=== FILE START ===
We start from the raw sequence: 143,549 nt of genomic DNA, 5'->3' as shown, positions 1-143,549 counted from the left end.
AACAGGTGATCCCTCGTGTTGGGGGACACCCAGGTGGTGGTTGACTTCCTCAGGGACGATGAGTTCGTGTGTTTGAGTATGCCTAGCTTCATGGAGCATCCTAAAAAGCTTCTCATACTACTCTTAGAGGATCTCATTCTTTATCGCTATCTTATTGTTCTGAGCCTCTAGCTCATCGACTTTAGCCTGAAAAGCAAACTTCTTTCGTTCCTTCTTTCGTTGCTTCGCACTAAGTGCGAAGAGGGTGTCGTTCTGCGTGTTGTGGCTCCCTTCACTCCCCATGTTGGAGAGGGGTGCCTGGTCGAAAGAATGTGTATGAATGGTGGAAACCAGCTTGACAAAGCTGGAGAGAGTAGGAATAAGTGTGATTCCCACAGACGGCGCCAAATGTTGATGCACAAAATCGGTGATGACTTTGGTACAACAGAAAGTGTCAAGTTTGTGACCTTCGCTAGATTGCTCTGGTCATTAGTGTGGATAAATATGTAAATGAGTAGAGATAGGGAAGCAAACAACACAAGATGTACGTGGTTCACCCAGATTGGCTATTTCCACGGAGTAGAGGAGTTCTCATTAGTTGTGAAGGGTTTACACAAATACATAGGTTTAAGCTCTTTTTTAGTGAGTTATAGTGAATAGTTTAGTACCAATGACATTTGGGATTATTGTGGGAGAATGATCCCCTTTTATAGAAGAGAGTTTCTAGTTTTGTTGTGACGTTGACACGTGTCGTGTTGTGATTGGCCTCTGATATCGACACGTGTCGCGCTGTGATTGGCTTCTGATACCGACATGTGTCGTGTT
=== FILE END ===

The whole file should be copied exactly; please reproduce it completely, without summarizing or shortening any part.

We start from the raw sequence: 143,549 nt of genomic DNA, 5'->3' as shown, positions 1-143,549 counted from the left end.
AACAGGTGATCCCTCGTGTTGGGGGACACCCAGGTGGTGGTTGACTTCCTCAGGGACGATGAGTTCGTGTGTTTGAGTATGCCTAGCTTCATGGAGCATCCTAAAAAGCTTCTCATACTACTCTTAGAGGATCTCATTCTTTATCGCTATCTTATTGTTCTGAGCCTCTAGCTCATCGACTTTAGCCTGAAAAGCAAACTTCTTTCGTTCCTTCTTTCGTTGCTTCGCACTAAGTGCGAAGAGGGTGTCGTTCTGCGTGTTGTGGCTCCCTTCACTCCCCATGTTGGAGAGGGGTGCCTGGTCGAAAGAATGTGTATGAATGGTGGAAACCAGCTTGACAAAGCTGGAGAGAGTAGGAATAAGTGTGATTCCCACAGACGGCGCCAAATGTTGATGCACAAAATCGGTGATGACTTTGGTACAACAGAAAGTGTCAAGTTTGTGACCTTCGCTAGATTGCTCTGGTCATTAGTGTGGATAAATATGTAAATGAGTAGAGATAGGGAAGCAAACAACACAAGATGTACGTGGTTCACCCAGATTGGCTATTTCCACGGAGTAGAGGAGTTCTCATTAGTTGTGAAGGGTTTACACAAATACATAGGTTTAAGCTCTTTTTTAGTGAGTTATAGTGAATAGTTTAGTACCAATGACATTTGGGATTATTGTGGGAGAATGATCCCCTTTTATAGAAGAGAGTTTCTAGTTTTGTTGTGACGTTGACACGTGTCGTGTTGTGATTGGCCTCTGATATCGACACGTGTCGCGCTGTGATTGGCTTCTGATACCGACATGTGTCGTGTT